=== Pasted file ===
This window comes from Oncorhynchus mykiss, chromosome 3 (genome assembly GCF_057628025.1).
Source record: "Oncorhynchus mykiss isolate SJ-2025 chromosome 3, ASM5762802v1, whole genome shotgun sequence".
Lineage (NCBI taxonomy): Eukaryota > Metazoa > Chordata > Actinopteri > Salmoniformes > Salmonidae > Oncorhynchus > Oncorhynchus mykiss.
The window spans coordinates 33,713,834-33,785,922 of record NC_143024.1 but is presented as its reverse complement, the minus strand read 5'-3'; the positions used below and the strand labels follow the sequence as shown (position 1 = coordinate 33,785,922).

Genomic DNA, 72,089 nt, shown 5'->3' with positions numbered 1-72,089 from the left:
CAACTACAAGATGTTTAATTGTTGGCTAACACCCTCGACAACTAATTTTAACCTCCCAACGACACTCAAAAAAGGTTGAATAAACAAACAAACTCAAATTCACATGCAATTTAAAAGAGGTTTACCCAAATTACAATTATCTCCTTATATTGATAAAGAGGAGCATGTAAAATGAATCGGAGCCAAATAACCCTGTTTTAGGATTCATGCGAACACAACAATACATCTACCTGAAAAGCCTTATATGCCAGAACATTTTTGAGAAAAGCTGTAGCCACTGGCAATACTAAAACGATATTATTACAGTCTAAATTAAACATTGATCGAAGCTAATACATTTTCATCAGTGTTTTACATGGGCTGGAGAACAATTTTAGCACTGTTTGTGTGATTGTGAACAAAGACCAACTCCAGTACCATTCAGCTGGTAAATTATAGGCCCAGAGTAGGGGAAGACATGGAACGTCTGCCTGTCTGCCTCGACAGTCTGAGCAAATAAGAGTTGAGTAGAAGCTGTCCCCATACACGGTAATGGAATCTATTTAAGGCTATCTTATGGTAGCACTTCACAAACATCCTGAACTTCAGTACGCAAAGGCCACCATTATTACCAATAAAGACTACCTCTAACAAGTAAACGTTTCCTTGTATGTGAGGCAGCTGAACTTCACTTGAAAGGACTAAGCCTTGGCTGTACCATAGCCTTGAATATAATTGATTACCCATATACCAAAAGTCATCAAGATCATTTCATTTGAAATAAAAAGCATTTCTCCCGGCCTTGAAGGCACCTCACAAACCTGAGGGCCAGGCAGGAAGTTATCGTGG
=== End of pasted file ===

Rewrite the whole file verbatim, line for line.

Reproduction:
This window comes from Oncorhynchus mykiss, chromosome 3 (genome assembly GCF_057628025.1).
Source record: "Oncorhynchus mykiss isolate SJ-2025 chromosome 3, ASM5762802v1, whole genome shotgun sequence".
Lineage (NCBI taxonomy): Eukaryota > Metazoa > Chordata > Actinopteri > Salmoniformes > Salmonidae > Oncorhynchus > Oncorhynchus mykiss.
The window spans coordinates 33,713,834-33,785,922 of record NC_143024.1 but is presented as its reverse complement, the minus strand read 5'-3'; the positions used below and the strand labels follow the sequence as shown (position 1 = coordinate 33,785,922).

Genomic DNA, 72,089 nt, shown 5'->3' with positions numbered 1-72,089 from the left:
CAACTACAAGATGTTTAATTGTTGGCTAACACCCTCGACAACTAATTTTAACCTCCCAACGACACTCAAAAAAGGTTGAATAAACAAACAAACTCAAATTCACATGCAATTTAAAAGAGGTTTACCCAAATTACAATTATCTCCTTATATTGATAAAGAGGAGCATGTAAAATGAATCGGAGCCAAATAACCCTGTTTTAGGATTCATGCGAACACAACAATACATCTACCTGAAAAGCCTTATATGCCAGAACATTTTTGAGAAAAGCTGTAGCCACTGGCAATACTAAAACGATATTATTACAGTCTAAATTAAACATTGATCGAAGCTAATACATTTTCATCAGTGTTTTACATGGGCTGGAGAACAATTTTAGCACTGTTTGTGTGATTGTGAACAAAGACCAACTCCAGTACCATTCAGCTGGTAAATTATAGGCCCAGAGTAGGGGAAGACATGGAACGTCTGCCTGTCTGCCTCGACAGTCTGAGCAAATAAGAGTTGAGTAGAAGCTGTCCCCATACACGGTAATGGAATCTATTTAAGGCTATCTTATGGTAGCACTTCACAAACATCCTGAACTTCAGTACGCAAAGGCCACCATTATTACCAATAAAGACTACCTCTAACAAGTAAACGTTTCCTTGTATGTGAGGCAGCTGAACTTCACTTGAAAGGACTAAGCCTTGGCTGTACCATAGCCTTGAATATAATTGATTACCCATATACCAAAAGTCATCAAGATCATTTCATTTGAAATAAAAAGCATTTCTCCCGGCCTTGAAGGCACCTCACAAACCTGAGGGCCAGGCAGGAAGTTATCGTGG